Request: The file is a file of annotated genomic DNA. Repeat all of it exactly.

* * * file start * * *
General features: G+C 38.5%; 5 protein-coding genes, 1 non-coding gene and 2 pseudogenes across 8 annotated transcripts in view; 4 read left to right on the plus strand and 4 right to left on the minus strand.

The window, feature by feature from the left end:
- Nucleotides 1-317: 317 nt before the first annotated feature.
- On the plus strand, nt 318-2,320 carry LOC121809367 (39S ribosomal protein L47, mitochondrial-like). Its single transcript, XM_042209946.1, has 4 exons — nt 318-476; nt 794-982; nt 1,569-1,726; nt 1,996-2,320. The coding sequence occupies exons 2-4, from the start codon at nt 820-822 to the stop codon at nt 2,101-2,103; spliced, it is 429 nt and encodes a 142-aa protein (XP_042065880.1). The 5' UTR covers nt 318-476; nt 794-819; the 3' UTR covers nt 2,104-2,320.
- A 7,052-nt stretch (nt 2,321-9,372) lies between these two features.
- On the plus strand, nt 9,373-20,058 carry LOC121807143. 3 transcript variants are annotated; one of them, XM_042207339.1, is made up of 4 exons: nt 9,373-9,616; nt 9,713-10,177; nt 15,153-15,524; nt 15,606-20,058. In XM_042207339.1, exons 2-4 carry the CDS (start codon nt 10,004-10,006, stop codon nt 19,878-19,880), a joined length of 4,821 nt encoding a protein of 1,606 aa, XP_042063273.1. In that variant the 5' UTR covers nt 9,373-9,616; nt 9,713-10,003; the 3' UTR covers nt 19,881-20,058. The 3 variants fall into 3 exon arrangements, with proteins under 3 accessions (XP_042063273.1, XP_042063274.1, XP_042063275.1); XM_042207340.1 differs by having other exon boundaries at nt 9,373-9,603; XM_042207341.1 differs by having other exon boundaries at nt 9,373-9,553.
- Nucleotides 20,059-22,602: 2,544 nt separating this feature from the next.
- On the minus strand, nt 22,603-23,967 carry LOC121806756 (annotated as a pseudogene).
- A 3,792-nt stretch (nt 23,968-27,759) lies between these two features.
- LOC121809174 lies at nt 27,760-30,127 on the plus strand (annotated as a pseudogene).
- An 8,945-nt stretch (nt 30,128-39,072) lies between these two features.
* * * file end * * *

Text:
General features: G+C 38.5%; 5 protein-coding genes, 1 non-coding gene and 2 pseudogenes across 8 annotated transcripts in view; 4 read left to right on the plus strand and 4 right to left on the minus strand.

The window, feature by feature from the left end:
- Nucleotides 1-317: 317 nt before the first annotated feature.
- On the plus strand, nt 318-2,320 carry LOC121809367 (39S ribosomal protein L47, mitochondrial-like). Its single transcript, XM_042209946.1, has 4 exons — nt 318-476; nt 794-982; nt 1,569-1,726; nt 1,996-2,320. The coding sequence occupies exons 2-4, from the start codon at nt 820-822 to the stop codon at nt 2,101-2,103; spliced, it is 429 nt and encodes a 142-aa protein (XP_042065880.1). The 5' UTR covers nt 318-476; nt 794-819; the 3' UTR covers nt 2,104-2,320.
- A 7,052-nt stretch (nt 2,321-9,372) lies between these two features.
- On the plus strand, nt 9,373-20,058 carry LOC121807143. 3 transcript variants are annotated; one of them, XM_042207339.1, is made up of 4 exons: nt 9,373-9,616; nt 9,713-10,177; nt 15,153-15,524; nt 15,606-20,058. In XM_042207339.1, exons 2-4 carry the CDS (start codon nt 10,004-10,006, stop codon nt 19,878-19,880), a joined length of 4,821 nt encoding a protein of 1,606 aa, XP_042063273.1. In that variant the 5' UTR covers nt 9,373-9,616; nt 9,713-10,003; the 3' UTR covers nt 19,881-20,058. The 3 variants fall into 3 exon arrangements, with proteins under 3 accessions (XP_042063273.1, XP_042063274.1, XP_042063275.1); XM_042207340.1 differs by having other exon boundaries at nt 9,373-9,603; XM_042207341.1 differs by having other exon boundaries at nt 9,373-9,553.
- Nucleotides 20,059-22,602: 2,544 nt separating this feature from the next.
- On the minus strand, nt 22,603-23,967 carry LOC121806756 (annotated as a pseudogene).
- A 3,792-nt stretch (nt 23,968-27,759) lies between these two features.
- LOC121809174 lies at nt 27,760-30,127 on the plus strand (annotated as a pseudogene).
- An 8,945-nt stretch (nt 30,128-39,072) lies between these two features.